It was 1977 and a new musical and cultural movement called punk rock was sweeping the land.
Snarling and spitting, and given endless publicity by a mock-outraged tabloid press, punk gave a punch on the nose to the complacent music and fashion industries of the day.
Out (for some people anyway) went flares, long hair and denim. In came bondage trousers, tatty short hair, torn clothing and safety pins.
And out (for a short while anyway) went the likes Pink Floyd, Led Zeppelin and Yes. In came The Sex Pistols, The Clash and The Damned – bands whose member weren’t great musicians, but who had a rawness, energy and immediacy, many thought the established ‘dinosaur’ groups had come to lack.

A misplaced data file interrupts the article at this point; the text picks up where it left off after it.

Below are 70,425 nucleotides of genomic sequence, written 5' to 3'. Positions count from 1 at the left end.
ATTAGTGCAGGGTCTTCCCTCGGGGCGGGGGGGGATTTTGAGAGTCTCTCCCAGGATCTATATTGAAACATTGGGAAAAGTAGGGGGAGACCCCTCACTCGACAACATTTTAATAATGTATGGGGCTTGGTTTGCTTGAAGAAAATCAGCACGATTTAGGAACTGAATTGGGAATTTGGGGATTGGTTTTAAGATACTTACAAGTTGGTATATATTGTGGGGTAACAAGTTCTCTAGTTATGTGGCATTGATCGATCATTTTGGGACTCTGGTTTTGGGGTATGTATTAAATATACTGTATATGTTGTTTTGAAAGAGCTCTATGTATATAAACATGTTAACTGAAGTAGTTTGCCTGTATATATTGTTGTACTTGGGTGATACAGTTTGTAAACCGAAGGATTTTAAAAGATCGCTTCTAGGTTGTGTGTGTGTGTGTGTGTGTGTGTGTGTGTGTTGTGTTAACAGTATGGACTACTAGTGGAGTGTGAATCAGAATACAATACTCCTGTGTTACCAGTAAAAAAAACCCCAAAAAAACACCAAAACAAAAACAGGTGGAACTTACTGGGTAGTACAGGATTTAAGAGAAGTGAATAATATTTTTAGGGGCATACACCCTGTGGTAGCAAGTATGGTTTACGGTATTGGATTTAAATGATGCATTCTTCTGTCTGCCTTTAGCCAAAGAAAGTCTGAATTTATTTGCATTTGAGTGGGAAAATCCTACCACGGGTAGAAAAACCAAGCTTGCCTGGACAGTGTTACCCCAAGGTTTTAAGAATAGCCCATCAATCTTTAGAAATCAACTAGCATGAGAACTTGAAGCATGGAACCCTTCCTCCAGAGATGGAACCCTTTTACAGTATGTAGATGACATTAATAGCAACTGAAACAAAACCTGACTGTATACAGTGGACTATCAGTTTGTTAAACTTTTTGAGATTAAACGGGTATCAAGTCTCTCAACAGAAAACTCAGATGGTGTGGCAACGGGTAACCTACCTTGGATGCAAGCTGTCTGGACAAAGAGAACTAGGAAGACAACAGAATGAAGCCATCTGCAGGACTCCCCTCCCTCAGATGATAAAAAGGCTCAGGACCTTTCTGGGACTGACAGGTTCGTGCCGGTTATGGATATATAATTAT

North East venues such as Newcastle’s City Hall and Mayfair over the next few years would attract some of the movement’s biggest names, as punk burned brightly but briefly.
Sadly, what would have been, in hindsight, the region’s landmark punk show didn’t actually take place.
On Sunday, December 5, 1976., The Sex Pistols, The Damned and The Clash were all due to appear on the same bill at the City Hall on the Anarchy In The UK tour.
What a night that would have been, but most of the shows on the tour – including Newcastle – were cancelled due to the furore that followed the Pistols’ infamous television clash with Bill Grundy.
Undeterred, five months later,